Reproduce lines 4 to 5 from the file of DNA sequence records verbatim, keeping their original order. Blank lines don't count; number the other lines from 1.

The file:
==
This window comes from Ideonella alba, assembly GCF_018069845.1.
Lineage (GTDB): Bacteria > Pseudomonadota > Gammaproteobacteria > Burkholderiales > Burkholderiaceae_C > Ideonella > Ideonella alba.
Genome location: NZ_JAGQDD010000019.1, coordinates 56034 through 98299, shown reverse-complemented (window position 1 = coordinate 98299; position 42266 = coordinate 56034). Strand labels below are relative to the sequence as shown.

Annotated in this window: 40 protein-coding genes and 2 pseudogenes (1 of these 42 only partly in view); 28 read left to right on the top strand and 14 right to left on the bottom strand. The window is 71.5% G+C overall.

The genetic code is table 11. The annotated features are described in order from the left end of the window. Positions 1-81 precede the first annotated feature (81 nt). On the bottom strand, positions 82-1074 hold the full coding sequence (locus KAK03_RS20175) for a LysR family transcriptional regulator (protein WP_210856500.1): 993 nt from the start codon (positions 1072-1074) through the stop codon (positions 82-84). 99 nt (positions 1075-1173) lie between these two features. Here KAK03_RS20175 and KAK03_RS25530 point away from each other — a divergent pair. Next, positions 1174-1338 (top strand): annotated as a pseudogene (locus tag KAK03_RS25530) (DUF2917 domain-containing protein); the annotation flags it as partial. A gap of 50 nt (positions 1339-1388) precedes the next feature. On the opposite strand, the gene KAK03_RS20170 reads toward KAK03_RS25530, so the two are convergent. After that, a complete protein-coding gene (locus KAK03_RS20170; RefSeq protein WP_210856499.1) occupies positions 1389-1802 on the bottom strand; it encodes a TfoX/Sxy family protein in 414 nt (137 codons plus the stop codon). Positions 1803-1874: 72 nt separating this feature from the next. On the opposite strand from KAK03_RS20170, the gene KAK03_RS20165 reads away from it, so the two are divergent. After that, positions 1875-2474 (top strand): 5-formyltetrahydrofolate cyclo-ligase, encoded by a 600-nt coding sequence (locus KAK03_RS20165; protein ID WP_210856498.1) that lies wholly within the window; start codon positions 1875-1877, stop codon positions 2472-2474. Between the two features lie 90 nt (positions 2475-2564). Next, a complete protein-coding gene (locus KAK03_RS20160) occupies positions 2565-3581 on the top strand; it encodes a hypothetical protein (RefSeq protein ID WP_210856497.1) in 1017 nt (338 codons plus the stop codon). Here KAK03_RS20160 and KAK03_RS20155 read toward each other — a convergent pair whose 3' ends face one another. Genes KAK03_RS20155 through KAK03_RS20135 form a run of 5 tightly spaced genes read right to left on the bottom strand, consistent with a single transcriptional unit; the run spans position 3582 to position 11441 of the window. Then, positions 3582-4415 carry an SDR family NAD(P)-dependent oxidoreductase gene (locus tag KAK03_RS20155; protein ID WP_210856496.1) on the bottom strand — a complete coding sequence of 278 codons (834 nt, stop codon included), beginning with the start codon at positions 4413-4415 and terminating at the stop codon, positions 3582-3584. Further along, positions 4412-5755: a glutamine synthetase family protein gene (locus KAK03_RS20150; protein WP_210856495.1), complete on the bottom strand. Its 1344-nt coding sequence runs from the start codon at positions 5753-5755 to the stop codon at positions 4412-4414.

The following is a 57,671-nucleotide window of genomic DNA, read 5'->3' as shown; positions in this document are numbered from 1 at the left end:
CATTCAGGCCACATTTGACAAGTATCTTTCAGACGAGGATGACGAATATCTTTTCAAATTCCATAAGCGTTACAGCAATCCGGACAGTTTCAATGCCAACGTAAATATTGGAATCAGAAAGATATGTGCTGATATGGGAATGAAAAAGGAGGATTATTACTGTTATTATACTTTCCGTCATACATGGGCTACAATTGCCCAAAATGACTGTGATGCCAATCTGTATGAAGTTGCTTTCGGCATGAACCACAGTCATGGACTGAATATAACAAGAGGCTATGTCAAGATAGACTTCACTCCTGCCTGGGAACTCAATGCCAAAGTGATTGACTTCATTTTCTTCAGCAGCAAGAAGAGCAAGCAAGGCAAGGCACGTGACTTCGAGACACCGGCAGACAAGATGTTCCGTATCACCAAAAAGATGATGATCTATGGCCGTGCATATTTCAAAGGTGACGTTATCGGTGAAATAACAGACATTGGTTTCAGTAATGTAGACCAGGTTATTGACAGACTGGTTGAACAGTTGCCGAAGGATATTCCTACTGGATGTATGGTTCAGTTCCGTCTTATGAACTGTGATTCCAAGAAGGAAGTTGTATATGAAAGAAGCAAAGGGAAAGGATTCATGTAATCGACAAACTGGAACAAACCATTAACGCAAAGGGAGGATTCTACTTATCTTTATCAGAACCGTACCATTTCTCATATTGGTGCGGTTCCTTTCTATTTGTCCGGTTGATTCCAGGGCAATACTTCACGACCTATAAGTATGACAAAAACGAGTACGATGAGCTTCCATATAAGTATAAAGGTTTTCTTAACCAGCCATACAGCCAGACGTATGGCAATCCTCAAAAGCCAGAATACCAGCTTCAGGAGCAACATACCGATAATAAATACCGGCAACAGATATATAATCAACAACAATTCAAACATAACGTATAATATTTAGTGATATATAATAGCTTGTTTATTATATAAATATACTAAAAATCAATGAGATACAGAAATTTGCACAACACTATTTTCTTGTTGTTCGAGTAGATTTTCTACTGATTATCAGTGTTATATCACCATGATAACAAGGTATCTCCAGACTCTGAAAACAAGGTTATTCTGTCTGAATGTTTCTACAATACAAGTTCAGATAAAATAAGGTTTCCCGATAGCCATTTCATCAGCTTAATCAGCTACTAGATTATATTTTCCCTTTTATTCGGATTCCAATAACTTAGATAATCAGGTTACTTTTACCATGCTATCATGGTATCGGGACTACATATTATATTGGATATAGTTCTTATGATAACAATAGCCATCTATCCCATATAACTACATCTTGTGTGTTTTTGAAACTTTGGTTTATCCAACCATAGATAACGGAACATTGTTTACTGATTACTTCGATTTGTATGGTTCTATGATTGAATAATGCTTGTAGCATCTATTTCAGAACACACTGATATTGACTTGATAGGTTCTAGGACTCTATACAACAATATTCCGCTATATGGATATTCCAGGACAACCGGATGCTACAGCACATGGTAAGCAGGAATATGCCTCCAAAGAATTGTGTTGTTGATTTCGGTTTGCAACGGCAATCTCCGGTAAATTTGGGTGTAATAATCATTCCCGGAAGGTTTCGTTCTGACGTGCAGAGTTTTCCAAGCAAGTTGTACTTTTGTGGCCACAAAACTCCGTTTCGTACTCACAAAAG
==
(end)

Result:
Annotated in this window: 40 protein-coding genes and 2 pseudogenes (1 of these 42 only partly in view); 28 read left to right on the top strand and 14 right to left on the bottom strand. The window is 71.5% G+C overall.

The genetic code is table 11. The annotated features are described in order from the left end of the window. Positions 1-81 precede the first annotated feature (81 nt). On the bottom strand, positions 82-1074 hold the full coding sequence (locus KAK03_RS20175) for a LysR family transcriptional regulator (protein WP_210856500.1): 993 nt from the start codon (positions 1072-1074) through the stop codon (positions 82-84). 99 nt (positions 1075-1173) lie between these two features. Here KAK03_RS20175 and KAK03_RS25530 point away from each other — a divergent pair. Next, positions 1174-1338 (top strand): annotated as a pseudogene (locus tag KAK03_RS25530) (DUF2917 domain-containing protein); the annotation flags it as partial. A gap of 50 nt (positions 1339-1388) precedes the next feature. On the opposite strand, the gene KAK03_RS20170 reads toward KAK03_RS25530, so the two are convergent. After that, a complete protein-coding gene (locus KAK03_RS20170; RefSeq protein WP_210856499.1) occupies positions 1389-1802 on the bottom strand; it encodes a TfoX/Sxy family protein in 414 nt (137 codons plus the stop codon). Positions 1803-1874: 72 nt separating this feature from the next. On the opposite strand from KAK03_RS20170, the gene KAK03_RS20165 reads away from it, so the two are divergent. After that, positions 1875-2474 (top strand): 5-formyltetrahydrofolate cyclo-ligase, encoded by a 600-nt coding sequence (locus KAK03_RS20165; protein ID WP_210856498.1) that lies wholly within the window; start codon positions 1875-1877, stop codon positions 2472-2474. Between the two features lie 90 nt (positions 2475-2564). Next, a complete protein-coding gene (locus KAK03_RS20160) occupies positions 2565-3581 on the top strand; it encodes a hypothetical protein (RefSeq protein ID WP_210856497.1) in 1017 nt (338 codons plus the stop codon). Here KAK03_RS20160 and KAK03_RS20155 read toward each other — a convergent pair whose 3' ends face one another. Genes KAK03_RS20155 through KAK03_RS20135 form a run of 5 tightly spaced genes read right to left on the bottom strand, consistent with a single transcriptional unit; the run spans position 3582 to position 11441 of the window. Then, positions 3582-4415 carry an SDR family NAD(P)-dependent oxidoreductase gene (locus tag KAK03_RS20155; protein ID WP_210856496.1) on the bottom strand — a complete coding sequence of 278 codons (834 nt, stop codon included), beginning with the start codon at positions 4413-4415 and terminating at the stop codon, positions 3582-3584. Further along, positions 4412-5755: a glutamine synthetase family protein gene (locus KAK03_RS20150; protein WP_210856495.1), complete on the bottom strand. Its 1344-nt coding sequence runs from the start codon at positions 5753-5755 to the stop codon at positions 4412-4414.